Roya Rahmani is Afghanistan’s first woman ambassador to the United States of America. She previously served as Afghanistan’s first woman ambassador to Indonesia and the country’s first accredited ambassador to the Association of Southeast Asian Nations (ASEAN). The views expressed in this commentary are her own. View more opinion articles on CNN.
(CNN)As the prospect of peace in Afghanistan grows on the horizon, the groundwork we have laid and the progress that has brought us to this moment stand to improve the lives of not only Afghans, but of millions in the region. The time has come for all of our neighbors to join us in embracing cooperation as the only strategic path to lasting peace and prosperity.
Pakistani Prime Minister Imran Khan’s White House visit on Monday should be a real opportunity for the US to guarantee that any peace plan will ensure that Pakistan treat Afghanistan not as a “strategic depth,” but rather as a path to regional integration and economic connectivity. For decades, progress in Afghanistan has been limited by zero sum calculations and short-sighted competition with those who have preferred to see a weak Afghanistan at the expense of a thriving region. The strained relationship with neighboring Pakistan has had immeasurable costs, from the thousands of lives that have been lost to violent conflict to the years of missed economic opportunities.Once a booming crossroads of the historic silk road, the region has been crippled by the dangerous fear-based logic that has fostered conflict and instability for far too long. This logic assumes that a strong and thriving Afghanistan would extend India’s influence and encourage Pashtun populations living in Pakistan’s border areas to push for borders to be officially redrawn.Trump's unfair attack on Pakistan Read MoreThere is a better way. The peace plan should be an avenue to gain a commitment of the entire establishment of Pakistan to shift its calculation from the status quo to a stance that promotes peace and preserves the democracy and hard won gains of the Afghan people. The Afghan people have spoken and our consultative peace loya jirga, a traditional national assembly of Afghanistan convened to settle national issues, has mandated peace. The Afghan unity government is committed to this mandate, and regional connectivity is a key pillar of the roadmap to peace. For the first time in decades, we have the plan, the leadership, and the human capital in place to bring this long-held vision of peace and prosperity to reality.JUST WATCHEDThe daughters raised as sonsReplayMore Videos …MUST WATCH
The daughters raised as sons 02:16 From expanding trade and transit opportunities through increased rail connections, to supporting rapid technological advancement through the Open Access Policy for fiber optic networks that was launched in 2016, to moving forward on construction of the extensive Turkmenistan-Afghanistan-Pakistan-India (TAPI) gas pipeline, we are making continuous progress on all fronts.No country stands to benefit as much from the success of this plan as Pakistan.The future for peace in Afghanistan is much brighter On the cusp of a serious economic crisis, Pakistan’s industry has been seriously hampered by the lack of connectivity in the region. According to a 2018 World Bank report, Pakistan’s energy sector suffers from serious inefficiencies, including a shortage of supply, that costs the economy $18 billion, or 6.5% of its GDP. The report also said that up to 50 million Pakistanis do not have access to electricity and shortage during peak hours is about 24%. In part, this is due to the country’s gas shortages. Pakistan’s natural gas needs could also be significantly met through the TAPI gas pipeline, which is projected to annually transport 33 billion cubic meters of gas. With India tensions simmering, is Imran Khan ready for his first big political test as Pakistan's Prime Minister? Pakistani industry would also benefit enormously from a direct railway link through Afghanistan, connecting Pakistan to Central Asia. The inefficiencies created by the current lack of transportation connections are glaring and costly, especially since Pakistan is one of Uzbekistan’s largest trading partners in the region. The cotton for the Pakistani textile industry, which contributes 60% of the country’s exports, is mainly imported from Uzbekistan. Sahibzada Mehboob Sultan, Pakistani minister for national food security and research, said last December that “the bilateral trade volume between Pakistan and Uzbekistan could be increased by direct trade through Afghanistan.” Pakistan’s textile industry would also benefit from the faster connection to Europe and the Caucasus through the newly inaugurated Lapis Lazuli Corridor, which connects Afghanistan to Turkey via Turkmenistan, Azerbaijan, and Georgia. Stay up to date…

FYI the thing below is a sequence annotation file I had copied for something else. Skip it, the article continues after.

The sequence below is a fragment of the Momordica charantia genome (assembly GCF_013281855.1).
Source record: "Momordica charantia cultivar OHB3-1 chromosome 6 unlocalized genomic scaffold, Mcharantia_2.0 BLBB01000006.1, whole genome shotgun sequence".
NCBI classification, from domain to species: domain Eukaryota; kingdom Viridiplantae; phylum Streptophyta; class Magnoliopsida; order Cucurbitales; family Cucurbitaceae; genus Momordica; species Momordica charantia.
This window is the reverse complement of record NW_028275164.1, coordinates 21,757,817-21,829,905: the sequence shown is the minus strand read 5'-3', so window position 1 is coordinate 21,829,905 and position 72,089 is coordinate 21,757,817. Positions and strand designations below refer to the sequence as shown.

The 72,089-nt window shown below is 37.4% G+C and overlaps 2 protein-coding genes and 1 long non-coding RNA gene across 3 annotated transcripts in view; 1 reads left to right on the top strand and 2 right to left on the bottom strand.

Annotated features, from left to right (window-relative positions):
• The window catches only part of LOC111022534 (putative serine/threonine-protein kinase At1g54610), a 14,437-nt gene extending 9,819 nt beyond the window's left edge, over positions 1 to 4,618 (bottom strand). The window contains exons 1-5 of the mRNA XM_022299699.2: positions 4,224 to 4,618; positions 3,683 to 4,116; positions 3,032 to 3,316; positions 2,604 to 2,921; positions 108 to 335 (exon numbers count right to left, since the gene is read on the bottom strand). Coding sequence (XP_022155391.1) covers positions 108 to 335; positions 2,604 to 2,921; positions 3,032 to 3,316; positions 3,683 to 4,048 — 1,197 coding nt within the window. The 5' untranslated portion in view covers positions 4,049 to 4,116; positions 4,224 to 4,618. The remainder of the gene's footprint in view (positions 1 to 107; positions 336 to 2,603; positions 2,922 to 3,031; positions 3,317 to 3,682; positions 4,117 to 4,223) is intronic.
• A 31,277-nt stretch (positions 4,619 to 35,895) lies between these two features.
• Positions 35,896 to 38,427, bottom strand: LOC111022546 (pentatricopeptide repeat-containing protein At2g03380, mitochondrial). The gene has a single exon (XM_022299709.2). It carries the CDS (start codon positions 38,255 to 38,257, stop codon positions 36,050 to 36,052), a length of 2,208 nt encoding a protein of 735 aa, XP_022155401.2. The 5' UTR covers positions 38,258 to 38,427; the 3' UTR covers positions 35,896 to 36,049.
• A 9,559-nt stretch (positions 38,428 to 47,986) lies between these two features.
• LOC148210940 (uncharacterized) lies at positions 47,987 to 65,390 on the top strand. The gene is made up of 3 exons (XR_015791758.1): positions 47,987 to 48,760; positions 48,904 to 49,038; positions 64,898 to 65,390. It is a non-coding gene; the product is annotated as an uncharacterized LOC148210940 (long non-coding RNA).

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These and many other benefits of connectivity are real and already well underway. Roads, railways, power grids and other infrastructure related to connectivity have been rebuilt or newly constructed. At this historic moment, I like to reflect on the words of Nelson Mandela, who said, “May your choices reflect your hopes, not your fears.” This is a time for courage. We must seize the opportunity to cast aside harmful dynamics and build the prosperous and peaceful future that our citizens demand and deserve.